Did you know that it’s illegal to use a mobile phone whilst driving – even if you’re stopped at traffic lights or in congested traffic? The using of mobile phone when you are driving a motor vehicle is outlawed. This includes making it illegal to:
- Turning your phone on or off.
- Making and receiving calls.
- Sending or reading text messages (yes, even reading a text sent to you is breaking the law!).
- Operating any function on your phone, such as picking a song from your playlist or switching your phone to loudspeaker.
You can only use a hand-held phone in a car if you are legally parked. This means making the motor vehicle stop and stay. The best advice is for drivers is to adopt a “set and forget” mindset.
As recommended by the RACQ, “If you are using your phone for GPS, or even setting a playlist and putting some music on or a podcast, set it before you get on the road and forget it”.
The public has become increasingly concerned about driver distraction. It reflects the way that many drivers are continuing to use their phones despite community publicity on the associated dangers. As an example, the Queensland State Government issued about 50,000 fines over the past three (3) years to drivers who were caught using their mobile phones whilst driving a motor vehicle.
New laws in Queensland start on 01 February, 2020 making it a lot more expensive in you’re caught using a mobile phone whilst driving in Queensland. The penalty is now a fine of $1,000.00 (increasing from the previous $400.00 penalty), and repeat offenders could now lose their driver’s licence.
Other States are following closely the change of law in Queensland. Currently, the penalty in New South Wales is a fine of $337.00 and in Victoria a fine of $484.00. There are higher fines for Learner Drivers or where the offence occurs in a school zone.
Heavy handed? Maybe, yet the consequences for driver inattention and irresponsibility can be tragic and very long lasting. For example, traffic accidents account for many deaths as well as frequently serious injuries including brain damage, which have long lasting ill-effects for the victims and the families. Government statistics reveal that an average of 25 people are killed and 1,235 seriously injured each year in Queensland as a result of driver distraction.
The new rules in Queensland are even stricter for Learner and P1 plate drivers (drivers with a “Provisional” red plate licence) who are under 25 years of age, who can’t use hands-free devices for their phones at all whilst driving a motor vehicle. Such drivers are also prohibited from using the loudspeaker function on their phone or that of any of their passenger’s phones. (Note, drivers with an “Open” licence are permitted to use a hands-free or cradle-mounted phone in Queensland to make or answer a call or use the navigation whilst driving).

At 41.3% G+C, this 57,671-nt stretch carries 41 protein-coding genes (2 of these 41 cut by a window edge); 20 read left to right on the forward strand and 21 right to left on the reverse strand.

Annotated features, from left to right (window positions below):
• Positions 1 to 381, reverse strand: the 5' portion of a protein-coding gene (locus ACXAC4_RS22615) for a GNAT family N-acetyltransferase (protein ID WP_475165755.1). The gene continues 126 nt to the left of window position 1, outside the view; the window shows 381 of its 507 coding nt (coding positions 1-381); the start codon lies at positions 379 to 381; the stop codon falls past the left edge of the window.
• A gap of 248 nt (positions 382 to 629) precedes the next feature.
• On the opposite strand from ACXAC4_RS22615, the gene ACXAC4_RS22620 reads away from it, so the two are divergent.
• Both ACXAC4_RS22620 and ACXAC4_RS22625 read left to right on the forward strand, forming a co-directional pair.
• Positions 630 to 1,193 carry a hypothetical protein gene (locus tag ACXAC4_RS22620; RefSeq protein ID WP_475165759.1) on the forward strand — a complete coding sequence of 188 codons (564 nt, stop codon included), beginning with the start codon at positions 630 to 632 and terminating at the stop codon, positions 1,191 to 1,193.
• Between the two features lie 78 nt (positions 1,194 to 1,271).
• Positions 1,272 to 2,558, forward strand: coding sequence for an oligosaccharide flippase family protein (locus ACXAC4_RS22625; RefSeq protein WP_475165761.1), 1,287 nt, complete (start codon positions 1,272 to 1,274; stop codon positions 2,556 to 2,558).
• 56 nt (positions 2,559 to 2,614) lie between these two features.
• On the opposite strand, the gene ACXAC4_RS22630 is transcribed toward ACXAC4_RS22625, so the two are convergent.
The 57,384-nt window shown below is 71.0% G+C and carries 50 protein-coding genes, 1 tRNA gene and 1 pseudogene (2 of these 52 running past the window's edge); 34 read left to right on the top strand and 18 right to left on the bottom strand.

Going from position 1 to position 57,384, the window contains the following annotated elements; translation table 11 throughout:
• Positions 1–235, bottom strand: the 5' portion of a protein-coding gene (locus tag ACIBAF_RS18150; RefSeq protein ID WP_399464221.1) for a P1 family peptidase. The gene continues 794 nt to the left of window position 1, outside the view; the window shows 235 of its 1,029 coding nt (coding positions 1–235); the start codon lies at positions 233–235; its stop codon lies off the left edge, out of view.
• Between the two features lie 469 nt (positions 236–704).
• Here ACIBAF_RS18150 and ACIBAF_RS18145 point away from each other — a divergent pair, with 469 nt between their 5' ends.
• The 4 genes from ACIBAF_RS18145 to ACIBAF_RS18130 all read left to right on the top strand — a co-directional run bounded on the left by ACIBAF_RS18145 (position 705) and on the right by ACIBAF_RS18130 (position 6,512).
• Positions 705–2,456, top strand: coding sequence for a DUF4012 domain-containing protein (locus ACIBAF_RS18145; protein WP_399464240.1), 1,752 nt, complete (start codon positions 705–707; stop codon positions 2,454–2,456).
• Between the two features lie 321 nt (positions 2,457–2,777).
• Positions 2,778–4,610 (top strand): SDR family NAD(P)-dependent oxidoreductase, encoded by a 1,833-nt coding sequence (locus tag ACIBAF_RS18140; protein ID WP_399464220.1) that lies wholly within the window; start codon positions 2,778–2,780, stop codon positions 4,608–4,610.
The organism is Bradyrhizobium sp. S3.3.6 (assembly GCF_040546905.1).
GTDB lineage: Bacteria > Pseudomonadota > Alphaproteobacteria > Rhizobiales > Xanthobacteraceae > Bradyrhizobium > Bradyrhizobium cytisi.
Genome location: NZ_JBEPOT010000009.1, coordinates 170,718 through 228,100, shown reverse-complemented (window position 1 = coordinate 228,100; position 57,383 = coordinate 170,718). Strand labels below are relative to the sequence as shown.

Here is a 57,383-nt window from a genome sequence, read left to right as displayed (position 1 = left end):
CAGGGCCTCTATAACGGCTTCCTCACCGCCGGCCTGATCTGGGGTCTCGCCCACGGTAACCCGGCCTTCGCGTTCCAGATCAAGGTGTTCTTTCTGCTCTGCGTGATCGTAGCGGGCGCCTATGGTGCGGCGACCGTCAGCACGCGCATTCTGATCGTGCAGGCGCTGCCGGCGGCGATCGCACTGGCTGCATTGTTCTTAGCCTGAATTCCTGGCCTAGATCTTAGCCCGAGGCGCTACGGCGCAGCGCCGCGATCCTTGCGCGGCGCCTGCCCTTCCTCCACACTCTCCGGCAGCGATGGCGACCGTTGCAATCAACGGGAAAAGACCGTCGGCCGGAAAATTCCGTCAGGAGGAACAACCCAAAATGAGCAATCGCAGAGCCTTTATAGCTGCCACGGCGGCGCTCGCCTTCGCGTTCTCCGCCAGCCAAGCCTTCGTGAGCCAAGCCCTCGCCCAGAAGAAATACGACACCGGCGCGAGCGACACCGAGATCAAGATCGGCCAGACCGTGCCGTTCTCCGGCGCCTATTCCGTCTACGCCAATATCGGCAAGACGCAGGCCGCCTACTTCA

Prevention is the objective and as another example, last year a New South Wales woman was fined because one of her passengers was using Face Time, which in that particular circumstance was deemed to have created a distraction for the driver. Cars are large mechanical machines. Giving full attention to the operation of that machine is vital and essential for the safety of both the driver and passengers of the vehicle. As the Queensland Transport Minister, Mark Bailey points out, “a driver’s response time while texting is comparable to that of a driver intoxicated by alcohol”, meaning that there is a distinct delay (in the driver’s reactions) which can have very serious repercussions. “It’s a deadly habit that needs to stop”.
Text, calls, maps and music – the temptation for drivers to reach for their mobile phone whilst behind the wheel can sometimes prove overwhelming.
Suggestion: if you’re someone who might be tempted, then when you get into your car, put your mobile away in the boot of your car, to access again at the end of your journey.
In you’re doing the right thing, yet unfortunately get involved in a car crash, then contact us for support.